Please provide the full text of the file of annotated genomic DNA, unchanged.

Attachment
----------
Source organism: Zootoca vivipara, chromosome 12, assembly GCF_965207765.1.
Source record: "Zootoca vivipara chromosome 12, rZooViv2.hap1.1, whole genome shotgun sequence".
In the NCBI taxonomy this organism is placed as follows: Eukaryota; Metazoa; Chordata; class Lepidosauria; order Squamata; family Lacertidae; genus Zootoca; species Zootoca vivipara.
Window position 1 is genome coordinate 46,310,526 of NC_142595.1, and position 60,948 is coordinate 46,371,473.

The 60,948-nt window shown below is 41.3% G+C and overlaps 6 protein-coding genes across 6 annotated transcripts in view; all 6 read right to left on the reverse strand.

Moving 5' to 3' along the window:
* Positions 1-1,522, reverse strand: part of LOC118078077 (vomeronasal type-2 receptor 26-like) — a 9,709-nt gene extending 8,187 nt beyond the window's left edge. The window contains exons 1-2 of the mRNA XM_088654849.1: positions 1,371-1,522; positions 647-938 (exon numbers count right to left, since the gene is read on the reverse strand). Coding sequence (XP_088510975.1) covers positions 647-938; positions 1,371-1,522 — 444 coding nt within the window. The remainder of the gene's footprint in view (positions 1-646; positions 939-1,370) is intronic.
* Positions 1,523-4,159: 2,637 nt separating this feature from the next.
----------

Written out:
Source organism: Zootoca vivipara, chromosome 12, assembly GCF_965207765.1.
Source record: "Zootoca vivipara chromosome 12, rZooViv2.hap1.1, whole genome shotgun sequence".
In the NCBI taxonomy this organism is placed as follows: Eukaryota; Metazoa; Chordata; class Lepidosauria; order Squamata; family Lacertidae; genus Zootoca; species Zootoca vivipara.
Window position 1 is genome coordinate 46,310,526 of NC_142595.1, and position 60,948 is coordinate 46,371,473.

The 60,948-nt window shown below is 41.3% G+C and overlaps 6 protein-coding genes across 6 annotated transcripts in view; all 6 read right to left on the reverse strand.

Moving 5' to 3' along the window:
* Positions 1-1,522, reverse strand: part of LOC118078077 (vomeronasal type-2 receptor 26-like) — a 9,709-nt gene extending 8,187 nt beyond the window's left edge. The window contains exons 1-2 of the mRNA XM_088654849.1: positions 1,371-1,522; positions 647-938 (exon numbers count right to left, since the gene is read on the reverse strand). Coding sequence (XP_088510975.1) covers positions 647-938; positions 1,371-1,522 — 444 coding nt within the window. The remainder of the gene's footprint in view (positions 1-646; positions 939-1,370) is intronic.
* Positions 1,523-4,159: 2,637 nt separating this feature from the next.